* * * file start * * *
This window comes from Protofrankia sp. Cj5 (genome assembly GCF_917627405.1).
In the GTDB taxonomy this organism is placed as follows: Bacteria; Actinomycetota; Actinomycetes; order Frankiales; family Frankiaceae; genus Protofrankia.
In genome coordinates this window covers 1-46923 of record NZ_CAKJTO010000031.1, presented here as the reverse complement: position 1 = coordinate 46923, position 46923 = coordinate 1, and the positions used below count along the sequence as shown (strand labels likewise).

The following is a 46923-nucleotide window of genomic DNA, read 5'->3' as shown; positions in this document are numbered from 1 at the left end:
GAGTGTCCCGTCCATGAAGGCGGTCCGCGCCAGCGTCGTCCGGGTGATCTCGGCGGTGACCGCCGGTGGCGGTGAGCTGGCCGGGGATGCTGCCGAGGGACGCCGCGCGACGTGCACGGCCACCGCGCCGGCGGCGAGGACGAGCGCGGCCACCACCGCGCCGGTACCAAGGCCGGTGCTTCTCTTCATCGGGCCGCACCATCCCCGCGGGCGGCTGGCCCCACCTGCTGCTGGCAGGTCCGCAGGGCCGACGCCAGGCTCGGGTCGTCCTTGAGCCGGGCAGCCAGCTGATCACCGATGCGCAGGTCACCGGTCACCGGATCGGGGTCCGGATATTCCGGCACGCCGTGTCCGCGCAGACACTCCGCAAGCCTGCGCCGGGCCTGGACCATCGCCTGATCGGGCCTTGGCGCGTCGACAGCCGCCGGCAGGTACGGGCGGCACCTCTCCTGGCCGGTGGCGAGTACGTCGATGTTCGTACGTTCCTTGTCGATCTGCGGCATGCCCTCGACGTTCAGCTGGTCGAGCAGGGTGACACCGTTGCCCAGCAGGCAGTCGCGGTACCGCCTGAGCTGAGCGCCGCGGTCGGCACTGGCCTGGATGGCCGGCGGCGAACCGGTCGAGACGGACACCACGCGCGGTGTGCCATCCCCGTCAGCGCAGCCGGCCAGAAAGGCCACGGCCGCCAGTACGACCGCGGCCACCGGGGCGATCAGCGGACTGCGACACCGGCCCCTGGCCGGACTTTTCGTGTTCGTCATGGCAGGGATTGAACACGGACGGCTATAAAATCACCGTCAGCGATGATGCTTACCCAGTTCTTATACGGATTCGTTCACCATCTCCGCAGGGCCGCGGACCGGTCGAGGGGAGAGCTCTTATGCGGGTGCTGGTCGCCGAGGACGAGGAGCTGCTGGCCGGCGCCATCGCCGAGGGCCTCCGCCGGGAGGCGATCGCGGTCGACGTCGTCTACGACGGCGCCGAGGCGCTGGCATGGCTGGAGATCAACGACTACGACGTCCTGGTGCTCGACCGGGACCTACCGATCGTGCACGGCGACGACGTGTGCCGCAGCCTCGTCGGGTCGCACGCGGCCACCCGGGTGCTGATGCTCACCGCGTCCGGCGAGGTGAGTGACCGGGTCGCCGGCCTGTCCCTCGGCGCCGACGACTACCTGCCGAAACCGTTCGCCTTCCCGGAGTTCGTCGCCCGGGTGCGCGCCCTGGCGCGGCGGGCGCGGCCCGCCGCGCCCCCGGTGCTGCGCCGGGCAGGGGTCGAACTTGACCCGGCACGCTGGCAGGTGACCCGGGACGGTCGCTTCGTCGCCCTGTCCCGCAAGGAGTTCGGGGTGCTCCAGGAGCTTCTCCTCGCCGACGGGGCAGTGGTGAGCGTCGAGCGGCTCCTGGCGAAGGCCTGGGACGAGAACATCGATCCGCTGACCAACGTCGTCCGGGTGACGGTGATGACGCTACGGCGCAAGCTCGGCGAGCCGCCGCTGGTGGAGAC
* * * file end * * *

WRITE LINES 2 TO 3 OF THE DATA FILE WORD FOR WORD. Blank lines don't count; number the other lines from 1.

In the GTDB taxonomy this organism is placed as follows: Bacteria; Actinomycetota; Actinomycetes; order Frankiales; family Frankiaceae; genus Protofrankia.
In genome coordinates this window covers 1-46923 of record NZ_CAKJTO010000031.1, presented here as the reverse complement: position 1 = coordinate 46923, position 46923 = coordinate 1, and the positions used below count along the sequence as shown (strand labels likewise).